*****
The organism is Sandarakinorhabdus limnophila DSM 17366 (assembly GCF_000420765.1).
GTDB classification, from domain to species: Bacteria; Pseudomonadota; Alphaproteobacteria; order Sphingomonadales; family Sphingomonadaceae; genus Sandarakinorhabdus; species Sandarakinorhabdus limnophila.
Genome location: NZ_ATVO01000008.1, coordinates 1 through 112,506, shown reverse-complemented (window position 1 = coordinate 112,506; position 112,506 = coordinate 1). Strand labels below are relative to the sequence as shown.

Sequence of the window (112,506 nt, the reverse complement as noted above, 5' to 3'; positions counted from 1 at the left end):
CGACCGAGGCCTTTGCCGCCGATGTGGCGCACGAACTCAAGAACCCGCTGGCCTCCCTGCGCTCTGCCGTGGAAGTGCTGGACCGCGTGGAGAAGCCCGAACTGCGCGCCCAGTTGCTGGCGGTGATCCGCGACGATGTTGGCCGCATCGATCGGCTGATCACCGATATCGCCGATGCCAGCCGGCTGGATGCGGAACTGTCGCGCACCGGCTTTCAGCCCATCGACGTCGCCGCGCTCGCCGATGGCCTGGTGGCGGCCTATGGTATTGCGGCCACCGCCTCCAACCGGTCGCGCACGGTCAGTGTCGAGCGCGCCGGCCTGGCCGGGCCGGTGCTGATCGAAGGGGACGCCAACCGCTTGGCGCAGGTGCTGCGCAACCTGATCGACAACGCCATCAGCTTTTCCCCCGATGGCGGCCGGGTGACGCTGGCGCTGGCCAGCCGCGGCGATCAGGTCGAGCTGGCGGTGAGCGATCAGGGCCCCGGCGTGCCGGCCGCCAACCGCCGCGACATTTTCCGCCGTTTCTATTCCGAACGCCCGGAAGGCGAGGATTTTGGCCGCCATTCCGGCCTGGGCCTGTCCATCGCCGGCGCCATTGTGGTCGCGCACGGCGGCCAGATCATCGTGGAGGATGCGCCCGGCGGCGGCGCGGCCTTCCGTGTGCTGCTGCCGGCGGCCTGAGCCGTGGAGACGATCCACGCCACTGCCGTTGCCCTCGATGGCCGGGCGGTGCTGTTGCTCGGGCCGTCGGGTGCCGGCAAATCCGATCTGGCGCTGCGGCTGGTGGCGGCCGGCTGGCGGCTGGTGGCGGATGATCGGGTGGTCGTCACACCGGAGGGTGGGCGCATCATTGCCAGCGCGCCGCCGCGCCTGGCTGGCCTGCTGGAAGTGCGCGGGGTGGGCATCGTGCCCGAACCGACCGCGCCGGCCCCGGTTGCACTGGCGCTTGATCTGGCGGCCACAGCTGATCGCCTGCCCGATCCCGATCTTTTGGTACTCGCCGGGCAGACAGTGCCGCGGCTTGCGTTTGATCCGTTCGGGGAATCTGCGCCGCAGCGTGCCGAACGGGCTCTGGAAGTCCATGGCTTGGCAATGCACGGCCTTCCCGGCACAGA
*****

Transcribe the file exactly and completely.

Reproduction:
The organism is Sandarakinorhabdus limnophila DSM 17366 (assembly GCF_000420765.1).
GTDB classification, from domain to species: Bacteria; Pseudomonadota; Alphaproteobacteria; order Sphingomonadales; family Sphingomonadaceae; genus Sandarakinorhabdus; species Sandarakinorhabdus limnophila.
Genome location: NZ_ATVO01000008.1, coordinates 1 through 112,506, shown reverse-complemented (window position 1 = coordinate 112,506; position 112,506 = coordinate 1). Strand labels below are relative to the sequence as shown.

Sequence of the window (112,506 nt, the reverse complement as noted above, 5' to 3'; positions counted from 1 at the left end):
CGACCGAGGCCTTTGCCGCCGATGTGGCGCACGAACTCAAGAACCCGCTGGCCTCCCTGCGCTCTGCCGTGGAAGTGCTGGACCGCGTGGAGAAGCCCGAACTGCGCGCCCAGTTGCTGGCGGTGATCCGCGACGATGTTGGCCGCATCGATCGGCTGATCACCGATATCGCCGATGCCAGCCGGCTGGATGCGGAACTGTCGCGCACCGGCTTTCAGCCCATCGACGTCGCCGCGCTCGCCGATGGCCTGGTGGCGGCCTATGGTATTGCGGCCACCGCCTCCAACCGGTCGCGCACGGTCAGTGTCGAGCGCGCCGGCCTGGCCGGGCCGGTGCTGATCGAAGGGGACGCCAACCGCTTGGCGCAGGTGCTGCGCAACCTGATCGACAACGCCATCAGCTTTTCCCCCGATGGCGGCCGGGTGACGCTGGCGCTGGCCAGCCGCGGCGATCAGGTCGAGCTGGCGGTGAGCGATCAGGGCCCCGGCGTGCCGGCCGCCAACCGCCGCGACATTTTCCGCCGTTTCTATTCCGAACGCCCGGAAGGCGAGGATTTTGGCCGCCATTCCGGCCTGGGCCTGTCCATCGCCGGCGCCATTGTGGTCGCGCACGGCGGCCAGATCATCGTGGAGGATGCGCCCGGCGGCGGCGCGGCCTTCCGTGTGCTGCTGCCGGCGGCCTGAGCCGTGGAGACGATCCACGCCACTGCCGTTGCCCTCGATGGCCGGGCGGTGCTGTTGCTCGGGCCGTCGGGTGCCGGCAAATCCGATCTGGCGCTGCGGCTGGTGGCGGCCGGCTGGCGGCTGGTGGCGGATGATCGGGTGGTCGTCACACCGGAGGGTGGGCGCATCATTGCCAGCGCGCCGCCGCGCCTGGCTGGCCTGCTGGAAGTGCGCGGGGTGGGCATCGTGCCCGAACCGACCGCGCCGGCCCCGGTTGCACTGGCGCTTGATCTGGCGGCCACAGCTGATCGCCTGCCCGATCCCGATCTTTTGGTACTCGCCGGGCAGACAGTGCCGCGGCTTGCGTTTGATCCGTTCGGGGAATCTGCGCCGCAGCGTGCCGAACGGGCTCTGGAAGTCCATGGCTTGGCAATGCACGGCCTTCCCGGCACAGA